Previously, Home, Inc. completed its own traffic study, Seibel explained at the meeting, which showed that the apartments would be considered “very low impact” and would not necessitate another traffic study. 

“We take traffic seriously too, but in our initial research into it, it didn’t appear that this would cause a problem,” Seibel said. “If there’s already a problem there, that’s another discussion.” 

Parking was also discussed. Village Planner and Zoning Administrator Denise Swinger affirmed her recommendation for 54 parking spaces, or one for each resident. That figure is more than the current plan for 42 spaces, but less than the zoning code requirement of 68.

Previously, St. Mary lowered their estimate for the number of parking spaces needed after discovering that only about half of the residents of their senior apartments  had cars. 

Swinger, however, believes the average age at their senior apartments, 80, may be higher than the Yellow Springs project is initially. In addition, other St. Mary sites may be closer to bus lines, Swinger said.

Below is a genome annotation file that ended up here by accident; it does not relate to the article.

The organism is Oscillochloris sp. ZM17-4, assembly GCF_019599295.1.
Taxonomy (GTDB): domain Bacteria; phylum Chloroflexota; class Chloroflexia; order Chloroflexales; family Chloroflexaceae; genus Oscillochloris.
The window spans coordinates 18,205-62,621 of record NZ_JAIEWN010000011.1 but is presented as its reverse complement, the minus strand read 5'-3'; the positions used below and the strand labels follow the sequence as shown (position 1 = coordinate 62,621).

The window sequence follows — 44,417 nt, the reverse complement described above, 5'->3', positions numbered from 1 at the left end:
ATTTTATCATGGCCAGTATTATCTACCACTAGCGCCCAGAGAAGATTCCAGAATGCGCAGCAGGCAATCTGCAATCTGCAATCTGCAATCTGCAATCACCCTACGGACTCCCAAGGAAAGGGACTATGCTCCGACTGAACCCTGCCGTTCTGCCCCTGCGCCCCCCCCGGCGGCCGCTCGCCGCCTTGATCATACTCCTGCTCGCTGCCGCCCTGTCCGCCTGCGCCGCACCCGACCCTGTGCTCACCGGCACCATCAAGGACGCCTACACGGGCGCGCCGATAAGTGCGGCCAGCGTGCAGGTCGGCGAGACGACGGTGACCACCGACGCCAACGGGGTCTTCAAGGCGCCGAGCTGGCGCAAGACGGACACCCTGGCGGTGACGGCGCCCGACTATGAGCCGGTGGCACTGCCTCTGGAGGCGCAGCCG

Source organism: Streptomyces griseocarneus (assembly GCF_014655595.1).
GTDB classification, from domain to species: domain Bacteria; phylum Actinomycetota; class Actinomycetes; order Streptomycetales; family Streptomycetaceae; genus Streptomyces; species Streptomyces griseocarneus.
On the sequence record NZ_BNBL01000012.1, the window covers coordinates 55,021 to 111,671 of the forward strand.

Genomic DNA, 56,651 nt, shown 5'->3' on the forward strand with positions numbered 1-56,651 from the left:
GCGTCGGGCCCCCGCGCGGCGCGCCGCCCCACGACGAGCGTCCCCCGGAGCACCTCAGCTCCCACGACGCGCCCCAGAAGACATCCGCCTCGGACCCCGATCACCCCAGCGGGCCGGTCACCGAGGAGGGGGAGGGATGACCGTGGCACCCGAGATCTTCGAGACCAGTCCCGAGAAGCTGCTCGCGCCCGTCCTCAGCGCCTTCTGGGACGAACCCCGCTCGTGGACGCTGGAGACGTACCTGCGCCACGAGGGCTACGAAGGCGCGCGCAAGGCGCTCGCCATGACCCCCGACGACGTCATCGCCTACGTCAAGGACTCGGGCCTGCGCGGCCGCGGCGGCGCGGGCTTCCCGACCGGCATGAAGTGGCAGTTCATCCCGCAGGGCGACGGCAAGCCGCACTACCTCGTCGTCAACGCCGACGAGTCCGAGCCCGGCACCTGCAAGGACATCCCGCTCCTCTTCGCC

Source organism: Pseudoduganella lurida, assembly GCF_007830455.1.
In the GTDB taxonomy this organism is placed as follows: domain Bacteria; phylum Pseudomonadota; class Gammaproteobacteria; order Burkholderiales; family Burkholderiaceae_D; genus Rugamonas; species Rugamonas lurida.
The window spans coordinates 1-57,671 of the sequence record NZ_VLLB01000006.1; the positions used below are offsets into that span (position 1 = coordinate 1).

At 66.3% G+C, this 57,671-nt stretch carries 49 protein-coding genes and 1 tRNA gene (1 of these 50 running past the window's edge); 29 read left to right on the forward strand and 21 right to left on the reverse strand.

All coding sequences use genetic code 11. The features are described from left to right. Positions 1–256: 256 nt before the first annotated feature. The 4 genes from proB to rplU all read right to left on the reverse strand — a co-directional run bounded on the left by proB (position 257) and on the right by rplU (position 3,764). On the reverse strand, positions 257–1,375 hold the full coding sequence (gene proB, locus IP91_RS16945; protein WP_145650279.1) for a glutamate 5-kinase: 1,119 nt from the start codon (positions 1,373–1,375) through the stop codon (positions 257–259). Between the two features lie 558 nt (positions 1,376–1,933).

However, Council members MacQueen and Housh affirmed their support for fewer spaces.

“The idea was to have as much greenspace as possible,” MacQueen said of the move to 42 spaces.

Home, Inc. has said they would set aside funding and space to add 12 more spaces if more parking is needed. At the meeting, Seibel added that they also intend to promote alternative modes of transportation for apartment residents. Among those initiatives are to get a dedicated Greene CATS bus stop nearby and to fundraise for golf carts and “elder trikes” for residents. 

In other Council news—